2020 has been a year of unprecedented challenges, a year of economic and social turmoil with the world as we know it being turned on its head.
It’s hard to think of a single industry that hasn’t been impacted by the pandemic, and marketing is no exception. Brand chiefs have had no easy task, first and foremost contending with reduced spend across the board. According to the Advertising Association and WARC, ad spend in the UK is set to decrease by a whopping 15.6 per cent in 2020 to £21.4 billion, a drop of almost £4 billion.
And alongside budget cuts, CMOs have had another major obstacle to overcome this year. With new restrictions announced almost weekly and social distancing now an intrinsic part of daily life, marketers have had to invest both time and money into repurposing existing campaigns in order to realign the message and tone to meet new COVID guidelines. Any pre-existing advert that displayed large groups of people together, for example, is likely to have been removed or edited to adhere to social distancing messages and rules. Moreover, given the changing mood of the nation, advertisers have had to adjust campaigns in order to avoid potential criticism around insensitive or ill-judged messages.
In a sector that thrives on ingenuity and creativity, never before has the creative game been downplayed in such a dramatic way, with belts being tightened and campaigns adjusted across the board.
An untapped opportunity
Among all this however, there exists an untapped resource through which brands and creative agencies can make back money; through recouping music royalties used within advertising campaigns.
Our analysis of the industry suggests that there is hundreds of millions of dollars of performance royalties a year available for music used within advertising, and yet only about 20 per cent (between $100 - $200 million) is accurately reported and paid out to the rights owners. That leaves over half a billion dollars unclaimed every year, with brands, agencies and musicians considerably out of pocket.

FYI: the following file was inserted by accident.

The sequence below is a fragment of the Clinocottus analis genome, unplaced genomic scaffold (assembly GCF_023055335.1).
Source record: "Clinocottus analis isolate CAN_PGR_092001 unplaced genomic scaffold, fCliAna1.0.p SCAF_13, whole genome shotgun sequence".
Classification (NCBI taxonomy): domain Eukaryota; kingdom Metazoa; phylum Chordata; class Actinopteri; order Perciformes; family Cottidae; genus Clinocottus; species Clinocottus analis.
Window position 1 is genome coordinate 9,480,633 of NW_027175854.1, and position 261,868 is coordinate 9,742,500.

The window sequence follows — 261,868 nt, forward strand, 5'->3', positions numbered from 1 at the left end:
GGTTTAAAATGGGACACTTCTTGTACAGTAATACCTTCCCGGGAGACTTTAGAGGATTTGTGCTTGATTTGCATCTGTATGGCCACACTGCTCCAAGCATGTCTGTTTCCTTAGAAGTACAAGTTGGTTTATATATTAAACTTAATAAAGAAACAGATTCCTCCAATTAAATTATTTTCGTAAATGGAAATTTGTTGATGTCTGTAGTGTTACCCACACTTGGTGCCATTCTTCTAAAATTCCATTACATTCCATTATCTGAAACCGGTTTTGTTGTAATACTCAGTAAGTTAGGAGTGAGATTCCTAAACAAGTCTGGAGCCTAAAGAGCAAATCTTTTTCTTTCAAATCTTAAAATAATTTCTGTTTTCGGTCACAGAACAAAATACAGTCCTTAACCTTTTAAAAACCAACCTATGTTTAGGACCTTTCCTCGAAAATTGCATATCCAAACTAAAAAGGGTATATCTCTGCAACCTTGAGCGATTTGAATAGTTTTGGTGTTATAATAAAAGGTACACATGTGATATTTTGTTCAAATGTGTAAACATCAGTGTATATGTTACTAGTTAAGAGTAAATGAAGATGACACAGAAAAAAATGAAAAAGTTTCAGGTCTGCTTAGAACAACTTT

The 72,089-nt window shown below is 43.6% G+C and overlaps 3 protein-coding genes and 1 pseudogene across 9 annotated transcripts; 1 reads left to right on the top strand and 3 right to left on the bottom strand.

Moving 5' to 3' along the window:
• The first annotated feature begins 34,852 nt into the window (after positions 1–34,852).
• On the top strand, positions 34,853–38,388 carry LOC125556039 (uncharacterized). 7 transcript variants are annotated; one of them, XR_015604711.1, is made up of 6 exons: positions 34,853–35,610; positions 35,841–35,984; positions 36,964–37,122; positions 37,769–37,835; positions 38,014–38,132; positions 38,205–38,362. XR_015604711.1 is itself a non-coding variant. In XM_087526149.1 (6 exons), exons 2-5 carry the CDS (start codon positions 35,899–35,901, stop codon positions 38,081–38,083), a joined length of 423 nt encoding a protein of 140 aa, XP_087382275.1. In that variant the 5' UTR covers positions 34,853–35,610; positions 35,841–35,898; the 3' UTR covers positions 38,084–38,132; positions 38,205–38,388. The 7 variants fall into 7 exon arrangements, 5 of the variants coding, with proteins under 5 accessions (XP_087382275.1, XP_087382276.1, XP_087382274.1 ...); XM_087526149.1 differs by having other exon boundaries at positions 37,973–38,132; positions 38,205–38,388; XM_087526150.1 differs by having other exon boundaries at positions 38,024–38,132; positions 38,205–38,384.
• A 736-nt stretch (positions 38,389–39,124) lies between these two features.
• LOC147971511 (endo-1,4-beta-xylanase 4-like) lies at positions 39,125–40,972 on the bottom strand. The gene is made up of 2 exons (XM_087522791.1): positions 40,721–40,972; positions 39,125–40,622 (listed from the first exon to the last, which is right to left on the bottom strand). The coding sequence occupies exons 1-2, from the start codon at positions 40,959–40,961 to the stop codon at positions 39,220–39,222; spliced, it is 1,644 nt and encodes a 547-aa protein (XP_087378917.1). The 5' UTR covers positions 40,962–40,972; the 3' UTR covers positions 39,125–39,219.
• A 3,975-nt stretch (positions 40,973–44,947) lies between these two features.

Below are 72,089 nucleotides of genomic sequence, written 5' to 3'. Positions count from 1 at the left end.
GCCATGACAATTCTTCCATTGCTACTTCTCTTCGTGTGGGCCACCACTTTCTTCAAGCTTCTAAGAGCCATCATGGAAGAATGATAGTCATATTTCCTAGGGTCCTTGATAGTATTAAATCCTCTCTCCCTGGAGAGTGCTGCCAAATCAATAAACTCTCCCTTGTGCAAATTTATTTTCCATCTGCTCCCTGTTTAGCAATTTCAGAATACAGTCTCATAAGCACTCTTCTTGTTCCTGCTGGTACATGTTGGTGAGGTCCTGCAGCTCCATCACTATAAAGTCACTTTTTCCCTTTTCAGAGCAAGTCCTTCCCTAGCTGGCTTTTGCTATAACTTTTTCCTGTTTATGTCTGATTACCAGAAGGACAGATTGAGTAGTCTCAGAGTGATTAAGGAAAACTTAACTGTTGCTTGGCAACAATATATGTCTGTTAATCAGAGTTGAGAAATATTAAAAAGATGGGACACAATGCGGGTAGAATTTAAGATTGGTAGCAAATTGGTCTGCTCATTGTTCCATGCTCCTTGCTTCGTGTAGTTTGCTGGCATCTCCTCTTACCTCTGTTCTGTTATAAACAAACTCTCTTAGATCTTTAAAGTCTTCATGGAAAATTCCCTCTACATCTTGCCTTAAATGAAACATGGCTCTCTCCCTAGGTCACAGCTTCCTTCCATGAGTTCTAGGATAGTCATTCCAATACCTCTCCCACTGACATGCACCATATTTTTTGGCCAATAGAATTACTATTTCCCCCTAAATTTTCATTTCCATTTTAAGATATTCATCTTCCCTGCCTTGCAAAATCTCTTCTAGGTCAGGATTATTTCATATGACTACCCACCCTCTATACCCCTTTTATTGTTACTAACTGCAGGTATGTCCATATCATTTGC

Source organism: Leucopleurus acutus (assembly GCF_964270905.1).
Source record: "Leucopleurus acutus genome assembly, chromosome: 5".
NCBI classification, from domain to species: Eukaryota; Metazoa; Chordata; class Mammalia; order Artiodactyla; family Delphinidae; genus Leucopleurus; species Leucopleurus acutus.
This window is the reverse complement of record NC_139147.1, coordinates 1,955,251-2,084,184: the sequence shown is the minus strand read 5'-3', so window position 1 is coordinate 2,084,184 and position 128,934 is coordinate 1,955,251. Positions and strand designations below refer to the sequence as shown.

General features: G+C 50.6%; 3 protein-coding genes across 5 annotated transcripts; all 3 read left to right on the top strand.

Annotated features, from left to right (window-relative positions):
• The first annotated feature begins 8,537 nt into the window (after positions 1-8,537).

Not only is this a hugely valuable opportunity for brands to recoup significant amounts of money from existing media spend, at a time when marketing budgets are under threat, but it's also an opportunity to ensure that the composers in their supply chain are being fairly paid for the music they have created. And with two thirds of musicians considering leaving the industry due to lack of work following lockdown restrictions, never has it been more important to ensure the correct reimbursement for the music they have helped to create.
Make no mistake – as it currently stands the recouping of music ad royalties is a complex process, with the system not meeting the brands’ needs, while being ill-suited to the different international markets in which brands and advertisers operate. Moreover, the numerous different stakeholders involved – from brands and agencies to musicians and composers, through to the various media platforms that might be playing the tracks – only add to the complexities surrounding the process.
What’s clear however is that, with advancements in technology and the availability of multiple data sources, the process of music tracking can be dramatically simplified.
Through the use of Big Data, Melos is helping brands to automatically monitor not only where but how often their adverts are being played, which enables Collection Societies to accurately distribute music royalties to brands, to creative agencies and to musicians. Not only can this vastly increase annual royalties from commercials to brands and composers, but it can also result in payments from multiple international markets.
In simple terms, data-led technology can deliver unsurpassed results for brands, ensuring the accurate music reporting of adverts across the world, which not only benefits the brands themselves but also the musicians they work with. And in a year like 2020, never has this been more welcome.
Richard is the CEO of Melos Publishing